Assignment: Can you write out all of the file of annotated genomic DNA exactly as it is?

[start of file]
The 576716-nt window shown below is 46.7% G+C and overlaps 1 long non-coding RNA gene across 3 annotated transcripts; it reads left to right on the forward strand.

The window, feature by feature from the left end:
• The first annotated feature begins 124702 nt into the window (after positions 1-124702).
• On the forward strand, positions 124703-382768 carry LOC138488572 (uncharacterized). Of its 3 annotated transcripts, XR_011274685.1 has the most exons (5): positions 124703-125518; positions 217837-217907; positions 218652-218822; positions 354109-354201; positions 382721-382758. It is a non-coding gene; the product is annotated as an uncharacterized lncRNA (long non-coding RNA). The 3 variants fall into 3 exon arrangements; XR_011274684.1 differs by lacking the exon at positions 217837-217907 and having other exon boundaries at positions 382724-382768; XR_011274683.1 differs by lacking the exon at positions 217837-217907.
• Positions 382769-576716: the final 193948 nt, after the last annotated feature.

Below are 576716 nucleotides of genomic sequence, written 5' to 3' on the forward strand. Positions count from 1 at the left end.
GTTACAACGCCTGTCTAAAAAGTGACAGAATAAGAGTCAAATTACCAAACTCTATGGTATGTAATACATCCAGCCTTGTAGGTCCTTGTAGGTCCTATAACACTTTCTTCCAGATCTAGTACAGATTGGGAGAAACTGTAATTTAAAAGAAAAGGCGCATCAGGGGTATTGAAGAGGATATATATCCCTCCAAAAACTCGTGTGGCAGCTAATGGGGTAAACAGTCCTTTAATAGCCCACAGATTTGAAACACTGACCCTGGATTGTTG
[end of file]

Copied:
The 576716-nt window shown below is 46.7% G+C and overlaps 1 long non-coding RNA gene across 3 annotated transcripts; it reads left to right on the forward strand.

The window, feature by feature from the left end:
• The first annotated feature begins 124702 nt into the window (after positions 1-124702).
• On the forward strand, positions 124703-382768 carry LOC138488572 (uncharacterized). Of its 3 annotated transcripts, XR_011274685.1 has the most exons (5): positions 124703-125518; positions 217837-217907; positions 218652-218822; positions 354109-354201; positions 382721-382758. It is a non-coding gene; the product is annotated as an uncharacterized lncRNA (long non-coding RNA). The 3 variants fall into 3 exon arrangements; XR_011274684.1 differs by lacking the exon at positions 217837-217907 and having other exon boundaries at positions 382724-382768; XR_011274683.1 differs by lacking the exon at positions 217837-217907.
• Positions 382769-576716: the final 193948 nt, after the last annotated feature.

Below are 576716 nucleotides of genomic sequence, written 5' to 3' on the forward strand. Positions count from 1 at the left end.
GTTACAACGCCTGTCTAAAAAGTGACAGAATAAGAGTCAAATTACCAAACTCTATGGTATGTAATACATCCAGCCTTGTAGGTCCTTGTAGGTCCTATAACACTTTCTTCCAGATCTAGTACAGATTGGGAGAAACTGTAATTTAAAAGAAAAGGCGCATCAGGGGTATTGAAGAGGATATATATCCCTCCAAAAACTCGTGTGGCAGCTAATGGGGTAAACAGTCCTTTAATAGCCCACAGATTTGAAACACTGACCCTGGATTGTTG